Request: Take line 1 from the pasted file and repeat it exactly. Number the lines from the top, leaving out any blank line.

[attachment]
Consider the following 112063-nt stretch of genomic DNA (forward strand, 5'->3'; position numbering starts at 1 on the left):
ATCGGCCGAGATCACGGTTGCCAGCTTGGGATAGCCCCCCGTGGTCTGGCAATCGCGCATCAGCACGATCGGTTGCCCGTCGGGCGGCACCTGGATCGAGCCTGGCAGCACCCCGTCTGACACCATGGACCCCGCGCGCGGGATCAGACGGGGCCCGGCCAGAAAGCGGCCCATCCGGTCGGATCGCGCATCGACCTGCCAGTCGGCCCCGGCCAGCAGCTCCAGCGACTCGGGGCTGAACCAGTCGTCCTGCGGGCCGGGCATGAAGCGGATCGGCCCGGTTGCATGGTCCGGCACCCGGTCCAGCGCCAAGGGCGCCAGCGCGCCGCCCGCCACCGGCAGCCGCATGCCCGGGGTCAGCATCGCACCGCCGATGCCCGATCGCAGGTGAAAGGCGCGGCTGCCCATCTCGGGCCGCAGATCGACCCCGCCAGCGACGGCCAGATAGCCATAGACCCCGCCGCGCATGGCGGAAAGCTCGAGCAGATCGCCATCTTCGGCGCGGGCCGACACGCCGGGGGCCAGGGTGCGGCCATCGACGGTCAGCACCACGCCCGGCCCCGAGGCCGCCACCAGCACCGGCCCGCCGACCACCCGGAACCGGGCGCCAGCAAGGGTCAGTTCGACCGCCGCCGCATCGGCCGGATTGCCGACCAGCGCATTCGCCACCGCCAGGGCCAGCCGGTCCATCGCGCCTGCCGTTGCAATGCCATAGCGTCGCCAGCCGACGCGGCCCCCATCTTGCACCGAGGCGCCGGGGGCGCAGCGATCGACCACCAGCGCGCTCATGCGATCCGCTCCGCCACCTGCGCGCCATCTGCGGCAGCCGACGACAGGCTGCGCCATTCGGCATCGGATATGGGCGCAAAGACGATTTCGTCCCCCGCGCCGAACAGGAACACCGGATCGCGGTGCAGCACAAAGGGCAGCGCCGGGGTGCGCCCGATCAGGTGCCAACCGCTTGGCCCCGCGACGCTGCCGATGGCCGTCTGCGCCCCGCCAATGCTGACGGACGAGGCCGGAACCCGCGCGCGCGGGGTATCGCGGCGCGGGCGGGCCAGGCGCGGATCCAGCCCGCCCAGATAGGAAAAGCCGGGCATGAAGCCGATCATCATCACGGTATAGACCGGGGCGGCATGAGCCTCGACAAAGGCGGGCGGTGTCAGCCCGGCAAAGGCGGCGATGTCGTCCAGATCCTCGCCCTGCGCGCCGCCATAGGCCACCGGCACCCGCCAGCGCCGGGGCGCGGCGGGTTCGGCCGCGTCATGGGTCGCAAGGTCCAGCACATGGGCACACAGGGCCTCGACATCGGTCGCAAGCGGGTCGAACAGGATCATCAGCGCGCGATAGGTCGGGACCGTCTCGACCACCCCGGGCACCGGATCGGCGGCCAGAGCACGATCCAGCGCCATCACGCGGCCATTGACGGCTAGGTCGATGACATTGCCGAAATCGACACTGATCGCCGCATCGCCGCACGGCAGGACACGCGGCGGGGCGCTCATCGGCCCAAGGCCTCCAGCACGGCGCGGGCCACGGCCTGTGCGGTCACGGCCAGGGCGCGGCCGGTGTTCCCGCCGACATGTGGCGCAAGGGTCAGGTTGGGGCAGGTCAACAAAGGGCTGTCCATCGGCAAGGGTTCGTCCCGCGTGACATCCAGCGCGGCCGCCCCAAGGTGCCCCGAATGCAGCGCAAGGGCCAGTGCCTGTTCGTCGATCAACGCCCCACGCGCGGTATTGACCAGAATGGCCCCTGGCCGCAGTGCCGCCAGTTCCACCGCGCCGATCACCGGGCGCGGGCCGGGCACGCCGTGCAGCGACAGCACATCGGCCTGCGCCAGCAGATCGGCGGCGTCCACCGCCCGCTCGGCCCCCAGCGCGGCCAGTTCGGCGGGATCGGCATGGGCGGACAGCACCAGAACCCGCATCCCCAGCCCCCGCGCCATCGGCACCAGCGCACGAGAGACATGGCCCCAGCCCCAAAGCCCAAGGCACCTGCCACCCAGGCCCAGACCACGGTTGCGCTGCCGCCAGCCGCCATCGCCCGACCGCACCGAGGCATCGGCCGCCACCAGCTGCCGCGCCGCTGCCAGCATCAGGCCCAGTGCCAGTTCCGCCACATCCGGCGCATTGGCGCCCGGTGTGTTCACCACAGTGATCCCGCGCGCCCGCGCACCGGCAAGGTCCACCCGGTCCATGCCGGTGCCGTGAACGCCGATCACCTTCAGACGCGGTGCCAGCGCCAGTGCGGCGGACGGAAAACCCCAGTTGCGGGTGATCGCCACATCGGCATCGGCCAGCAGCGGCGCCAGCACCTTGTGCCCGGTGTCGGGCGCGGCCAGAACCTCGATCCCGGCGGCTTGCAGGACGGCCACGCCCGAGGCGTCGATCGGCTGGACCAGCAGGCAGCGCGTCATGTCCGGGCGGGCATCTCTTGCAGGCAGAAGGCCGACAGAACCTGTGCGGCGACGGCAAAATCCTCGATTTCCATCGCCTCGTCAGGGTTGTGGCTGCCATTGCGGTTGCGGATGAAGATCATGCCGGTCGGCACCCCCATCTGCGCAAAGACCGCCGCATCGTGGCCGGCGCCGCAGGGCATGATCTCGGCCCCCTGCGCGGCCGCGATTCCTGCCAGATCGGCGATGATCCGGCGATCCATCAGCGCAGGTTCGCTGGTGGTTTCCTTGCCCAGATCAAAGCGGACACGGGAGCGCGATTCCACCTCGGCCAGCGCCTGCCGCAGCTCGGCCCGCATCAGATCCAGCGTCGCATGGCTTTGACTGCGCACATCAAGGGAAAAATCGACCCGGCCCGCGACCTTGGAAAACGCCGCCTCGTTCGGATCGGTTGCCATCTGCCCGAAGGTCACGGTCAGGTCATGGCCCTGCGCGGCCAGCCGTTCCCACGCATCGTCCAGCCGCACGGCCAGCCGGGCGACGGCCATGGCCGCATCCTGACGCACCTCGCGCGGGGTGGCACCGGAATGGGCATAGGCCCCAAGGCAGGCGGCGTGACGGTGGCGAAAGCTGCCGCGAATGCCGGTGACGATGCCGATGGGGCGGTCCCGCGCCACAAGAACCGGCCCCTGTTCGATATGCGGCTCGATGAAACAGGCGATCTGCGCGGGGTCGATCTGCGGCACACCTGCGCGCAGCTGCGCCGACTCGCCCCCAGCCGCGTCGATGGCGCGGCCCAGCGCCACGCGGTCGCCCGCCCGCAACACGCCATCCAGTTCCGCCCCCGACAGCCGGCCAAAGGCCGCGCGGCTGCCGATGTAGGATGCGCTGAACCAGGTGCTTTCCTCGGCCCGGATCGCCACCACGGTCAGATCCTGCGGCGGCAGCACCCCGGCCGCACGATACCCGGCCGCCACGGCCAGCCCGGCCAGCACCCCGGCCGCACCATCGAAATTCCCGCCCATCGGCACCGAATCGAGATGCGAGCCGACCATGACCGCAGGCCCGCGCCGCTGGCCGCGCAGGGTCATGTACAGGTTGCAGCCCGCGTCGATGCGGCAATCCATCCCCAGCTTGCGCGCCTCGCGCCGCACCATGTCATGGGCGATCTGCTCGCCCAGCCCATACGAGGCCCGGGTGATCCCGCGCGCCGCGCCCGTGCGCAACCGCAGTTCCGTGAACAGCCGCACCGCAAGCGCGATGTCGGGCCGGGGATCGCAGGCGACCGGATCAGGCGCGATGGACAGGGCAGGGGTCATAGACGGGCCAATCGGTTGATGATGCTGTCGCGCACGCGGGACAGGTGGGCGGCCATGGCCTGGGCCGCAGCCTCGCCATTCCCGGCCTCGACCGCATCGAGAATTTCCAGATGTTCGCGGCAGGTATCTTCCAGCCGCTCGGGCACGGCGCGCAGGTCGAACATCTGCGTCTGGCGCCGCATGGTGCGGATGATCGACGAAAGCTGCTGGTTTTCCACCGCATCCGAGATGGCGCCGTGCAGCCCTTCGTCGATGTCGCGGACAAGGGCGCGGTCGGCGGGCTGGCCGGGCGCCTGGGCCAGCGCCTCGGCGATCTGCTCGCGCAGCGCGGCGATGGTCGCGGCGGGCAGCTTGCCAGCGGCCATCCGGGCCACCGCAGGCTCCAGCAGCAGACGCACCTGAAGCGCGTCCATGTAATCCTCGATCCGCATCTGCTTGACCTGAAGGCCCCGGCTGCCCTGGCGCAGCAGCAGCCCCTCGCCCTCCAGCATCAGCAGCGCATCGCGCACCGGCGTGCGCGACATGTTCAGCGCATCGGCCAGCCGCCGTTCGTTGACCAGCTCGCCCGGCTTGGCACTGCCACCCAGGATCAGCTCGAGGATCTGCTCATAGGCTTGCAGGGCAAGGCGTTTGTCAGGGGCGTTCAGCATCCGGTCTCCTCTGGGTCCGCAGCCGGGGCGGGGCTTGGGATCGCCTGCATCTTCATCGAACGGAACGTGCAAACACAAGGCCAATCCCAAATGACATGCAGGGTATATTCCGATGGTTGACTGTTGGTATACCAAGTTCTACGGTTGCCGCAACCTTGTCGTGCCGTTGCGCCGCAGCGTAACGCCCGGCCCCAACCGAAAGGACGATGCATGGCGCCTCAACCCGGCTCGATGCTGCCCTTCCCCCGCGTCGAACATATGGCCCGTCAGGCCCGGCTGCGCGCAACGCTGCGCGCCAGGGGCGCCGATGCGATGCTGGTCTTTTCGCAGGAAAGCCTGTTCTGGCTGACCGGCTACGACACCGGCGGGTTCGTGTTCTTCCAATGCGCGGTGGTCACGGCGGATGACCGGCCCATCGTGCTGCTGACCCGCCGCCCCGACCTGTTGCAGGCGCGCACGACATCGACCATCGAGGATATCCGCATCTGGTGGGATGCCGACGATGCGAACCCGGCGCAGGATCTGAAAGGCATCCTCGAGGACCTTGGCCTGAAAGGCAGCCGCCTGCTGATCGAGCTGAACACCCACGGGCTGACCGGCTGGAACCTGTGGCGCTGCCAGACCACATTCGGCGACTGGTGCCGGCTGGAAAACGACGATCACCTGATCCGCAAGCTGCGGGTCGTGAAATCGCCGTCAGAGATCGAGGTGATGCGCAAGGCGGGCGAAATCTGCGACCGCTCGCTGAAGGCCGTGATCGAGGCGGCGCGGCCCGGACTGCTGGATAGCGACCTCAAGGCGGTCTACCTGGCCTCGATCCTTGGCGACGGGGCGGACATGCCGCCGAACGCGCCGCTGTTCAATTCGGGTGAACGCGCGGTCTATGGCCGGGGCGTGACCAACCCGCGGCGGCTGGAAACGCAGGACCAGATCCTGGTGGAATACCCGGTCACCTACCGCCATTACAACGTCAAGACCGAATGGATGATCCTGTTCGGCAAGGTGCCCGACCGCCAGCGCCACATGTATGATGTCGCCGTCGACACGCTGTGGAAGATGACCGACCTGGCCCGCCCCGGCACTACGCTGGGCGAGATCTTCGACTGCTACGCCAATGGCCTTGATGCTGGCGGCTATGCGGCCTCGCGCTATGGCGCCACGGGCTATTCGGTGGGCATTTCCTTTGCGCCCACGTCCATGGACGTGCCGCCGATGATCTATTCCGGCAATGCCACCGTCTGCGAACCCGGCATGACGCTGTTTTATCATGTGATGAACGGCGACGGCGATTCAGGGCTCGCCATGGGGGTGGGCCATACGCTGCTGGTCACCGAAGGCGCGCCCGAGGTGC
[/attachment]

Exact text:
Consider the following 112063-nt stretch of genomic DNA (forward strand, 5'->3'; position numbering starts at 1 on the left):